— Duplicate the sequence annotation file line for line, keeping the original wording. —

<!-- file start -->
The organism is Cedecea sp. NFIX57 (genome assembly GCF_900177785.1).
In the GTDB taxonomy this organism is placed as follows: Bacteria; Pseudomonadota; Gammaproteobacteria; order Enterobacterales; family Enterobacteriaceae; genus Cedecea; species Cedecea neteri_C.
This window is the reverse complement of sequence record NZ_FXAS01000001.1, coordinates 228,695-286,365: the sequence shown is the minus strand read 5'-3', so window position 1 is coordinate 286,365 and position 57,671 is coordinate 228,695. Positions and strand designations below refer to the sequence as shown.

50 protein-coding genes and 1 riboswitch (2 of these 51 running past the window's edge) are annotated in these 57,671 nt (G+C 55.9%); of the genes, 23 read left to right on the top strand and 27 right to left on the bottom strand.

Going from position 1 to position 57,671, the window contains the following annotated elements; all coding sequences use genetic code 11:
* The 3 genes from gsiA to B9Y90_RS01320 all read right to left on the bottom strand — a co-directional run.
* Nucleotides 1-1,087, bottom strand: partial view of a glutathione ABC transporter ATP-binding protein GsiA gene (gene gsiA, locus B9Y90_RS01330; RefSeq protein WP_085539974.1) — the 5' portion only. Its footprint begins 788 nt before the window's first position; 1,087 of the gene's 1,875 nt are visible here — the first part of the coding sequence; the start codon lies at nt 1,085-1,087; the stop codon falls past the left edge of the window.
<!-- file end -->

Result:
The organism is Cedecea sp. NFIX57 (genome assembly GCF_900177785.1).
In the GTDB taxonomy this organism is placed as follows: Bacteria; Pseudomonadota; Gammaproteobacteria; order Enterobacterales; family Enterobacteriaceae; genus Cedecea; species Cedecea neteri_C.
This window is the reverse complement of sequence record NZ_FXAS01000001.1, coordinates 228,695-286,365: the sequence shown is the minus strand read 5'-3', so window position 1 is coordinate 286,365 and position 57,671 is coordinate 228,695. Positions and strand designations below refer to the sequence as shown.

50 protein-coding genes and 1 riboswitch (2 of these 51 running past the window's edge) are annotated in these 57,671 nt (G+C 55.9%); of the genes, 23 read left to right on the top strand and 27 right to left on the bottom strand.

Going from position 1 to position 57,671, the window contains the following annotated elements; all coding sequences use genetic code 11:
* The 3 genes from gsiA to B9Y90_RS01320 all read right to left on the bottom strand — a co-directional run.
* Nucleotides 1-1,087, bottom strand: partial view of a glutathione ABC transporter ATP-binding protein GsiA gene (gene gsiA, locus B9Y90_RS01330; RefSeq protein WP_085539974.1) — the 5' portion only. Its footprint begins 788 nt before the window's first position; 1,087 of the gene's 1,875 nt are visible here — the first part of the coding sequence; the start codon lies at nt 1,085-1,087; the stop codon falls past the left edge of the window.